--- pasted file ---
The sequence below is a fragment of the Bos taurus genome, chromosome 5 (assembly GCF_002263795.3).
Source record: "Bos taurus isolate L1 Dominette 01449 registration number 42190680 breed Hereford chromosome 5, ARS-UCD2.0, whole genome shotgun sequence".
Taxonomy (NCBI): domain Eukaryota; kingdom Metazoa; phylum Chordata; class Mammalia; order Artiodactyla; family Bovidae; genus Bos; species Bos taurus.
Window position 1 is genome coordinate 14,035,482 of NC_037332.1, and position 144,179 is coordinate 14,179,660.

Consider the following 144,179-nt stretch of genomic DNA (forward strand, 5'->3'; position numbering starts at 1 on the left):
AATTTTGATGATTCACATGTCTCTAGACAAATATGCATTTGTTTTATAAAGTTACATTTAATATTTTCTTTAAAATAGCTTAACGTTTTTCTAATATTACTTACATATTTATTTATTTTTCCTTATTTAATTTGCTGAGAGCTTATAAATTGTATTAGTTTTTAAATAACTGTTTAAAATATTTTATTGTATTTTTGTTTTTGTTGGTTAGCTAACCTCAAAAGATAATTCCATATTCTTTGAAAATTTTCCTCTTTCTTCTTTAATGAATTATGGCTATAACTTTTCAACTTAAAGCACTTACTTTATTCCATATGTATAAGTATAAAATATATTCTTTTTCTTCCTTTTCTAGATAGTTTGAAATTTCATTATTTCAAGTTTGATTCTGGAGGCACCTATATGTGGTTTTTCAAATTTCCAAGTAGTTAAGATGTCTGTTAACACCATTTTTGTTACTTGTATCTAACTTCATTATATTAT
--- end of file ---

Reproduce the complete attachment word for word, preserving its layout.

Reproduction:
The sequence below is a fragment of the Bos taurus genome, chromosome 5 (assembly GCF_002263795.3).
Source record: "Bos taurus isolate L1 Dominette 01449 registration number 42190680 breed Hereford chromosome 5, ARS-UCD2.0, whole genome shotgun sequence".
Taxonomy (NCBI): domain Eukaryota; kingdom Metazoa; phylum Chordata; class Mammalia; order Artiodactyla; family Bovidae; genus Bos; species Bos taurus.
Window position 1 is genome coordinate 14,035,482 of NC_037332.1, and position 144,179 is coordinate 14,179,660.

Consider the following 144,179-nt stretch of genomic DNA (forward strand, 5'->3'; position numbering starts at 1 on the left):
AATTTTGATGATTCACATGTCTCTAGACAAATATGCATTTGTTTTATAAAGTTACATTTAATATTTTCTTTAAAATAGCTTAACGTTTTTCTAATATTACTTACATATTTATTTATTTTTCCTTATTTAATTTGCTGAGAGCTTATAAATTGTATTAGTTTTTAAATAACTGTTTAAAATATTTTATTGTATTTTTGTTTTTGTTGGTTAGCTAACCTCAAAAGATAATTCCATATTCTTTGAAAATTTTCCTCTTTCTTCTTTAATGAATTATGGCTATAACTTTTCAACTTAAAGCACTTACTTTATTCCATATGTATAAGTATAAAATATATTCTTTTTCTTCCTTTTCTAGATAGTTTGAAATTTCATTATTTCAAGTTTGATTCTGGAGGCACCTATATGTGGTTTTTCAAATTTCCAAGTAGTTAAGATGTCTGTTAACACCATTTTTGTTACTTGTATCTAACTTCATTATATTAT